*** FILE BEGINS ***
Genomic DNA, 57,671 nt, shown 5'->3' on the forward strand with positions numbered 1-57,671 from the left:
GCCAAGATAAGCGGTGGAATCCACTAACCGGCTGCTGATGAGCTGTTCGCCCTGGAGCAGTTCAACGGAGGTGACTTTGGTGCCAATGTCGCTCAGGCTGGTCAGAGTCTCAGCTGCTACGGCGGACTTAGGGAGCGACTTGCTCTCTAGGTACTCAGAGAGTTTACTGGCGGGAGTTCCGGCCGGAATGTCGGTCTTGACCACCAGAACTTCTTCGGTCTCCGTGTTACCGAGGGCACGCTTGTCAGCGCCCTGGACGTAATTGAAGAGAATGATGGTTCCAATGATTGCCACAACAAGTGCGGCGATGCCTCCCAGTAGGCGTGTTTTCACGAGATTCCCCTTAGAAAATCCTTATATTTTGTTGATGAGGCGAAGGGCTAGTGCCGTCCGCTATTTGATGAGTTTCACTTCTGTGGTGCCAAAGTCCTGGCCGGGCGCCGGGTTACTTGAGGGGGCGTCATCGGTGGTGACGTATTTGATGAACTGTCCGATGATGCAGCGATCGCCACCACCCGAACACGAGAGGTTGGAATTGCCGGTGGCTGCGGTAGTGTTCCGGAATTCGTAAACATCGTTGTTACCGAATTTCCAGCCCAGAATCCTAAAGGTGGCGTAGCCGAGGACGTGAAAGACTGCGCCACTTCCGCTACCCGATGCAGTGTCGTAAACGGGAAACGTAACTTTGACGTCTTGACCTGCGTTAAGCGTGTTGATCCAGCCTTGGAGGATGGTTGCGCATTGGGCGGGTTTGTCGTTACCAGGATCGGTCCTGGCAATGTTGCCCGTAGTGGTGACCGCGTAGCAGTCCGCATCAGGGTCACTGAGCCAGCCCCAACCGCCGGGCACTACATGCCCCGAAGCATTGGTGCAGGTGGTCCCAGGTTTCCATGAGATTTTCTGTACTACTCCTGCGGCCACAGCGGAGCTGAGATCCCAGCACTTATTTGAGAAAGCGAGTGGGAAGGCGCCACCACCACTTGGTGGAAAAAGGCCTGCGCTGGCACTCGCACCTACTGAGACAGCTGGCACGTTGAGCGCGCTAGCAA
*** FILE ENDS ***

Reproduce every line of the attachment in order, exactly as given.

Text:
Genomic DNA, 57,671 nt, shown 5'->3' on the forward strand with positions numbered 1-57,671 from the left:
GCCAAGATAAGCGGTGGAATCCACTAACCGGCTGCTGATGAGCTGTTCGCCCTGGAGCAGTTCAACGGAGGTGACTTTGGTGCCAATGTCGCTCAGGCTGGTCAGAGTCTCAGCTGCTACGGCGGACTTAGGGAGCGACTTGCTCTCTAGGTACTCAGAGAGTTTACTGGCGGGAGTTCCGGCCGGAATGTCGGTCTTGACCACCAGAACTTCTTCGGTCTCCGTGTTACCGAGGGCACGCTTGTCAGCGCCCTGGACGTAATTGAAGAGAATGATGGTTCCAATGATTGCCACAACAAGTGCGGCGATGCCTCCCAGTAGGCGTGTTTTCACGAGATTCCCCTTAGAAAATCCTTATATTTTGTTGATGAGGCGAAGGGCTAGTGCCGTCCGCTATTTGATGAGTTTCACTTCTGTGGTGCCAAAGTCCTGGCCGGGCGCCGGGTTACTTGAGGGGGCGTCATCGGTGGTGACGTATTTGATGAACTGTCCGATGATGCAGCGATCGCCACCACCCGAACACGAGAGGTTGGAATTGCCGGTGGCTGCGGTAGTGTTCCGGAATTCGTAAACATCGTTGTTACCGAATTTCCAGCCCAGAATCCTAAAGGTGGCGTAGCCGAGGACGTGAAAGACTGCGCCACTTCCGCTACCCGATGCAGTGTCGTAAACGGGAAACGTAACTTTGACGTCTTGACCTGCGTTAAGCGTGTTGATCCAGCCTTGGAGGATGGTTGCGCATTGGGCGGGTTTGTCGTTACCAGGATCGGTCCTGGCAATGTTGCCCGTAGTGGTGACCGCGTAGCAGTCCGCATCAGGGTCACTGAGCCAGCCCCAACCGCCGGGCACTACATGCCCCGAAGCATTGGTGCAGGTGGTCCCAGGTTTCCATGAGATTTTCTGTACTACTCCTGCGGCCACAGCGGAGCTGAGATCCCAGCACTTATTTGAGAAAGCGAGTGGGAAGGCGCCACCACCACTTGGTGGAAAAAGGCCTGCGCTGGCACTCGCACCTACTGAGACAGCTGGCACGTTGAGCGCGCTAGCAA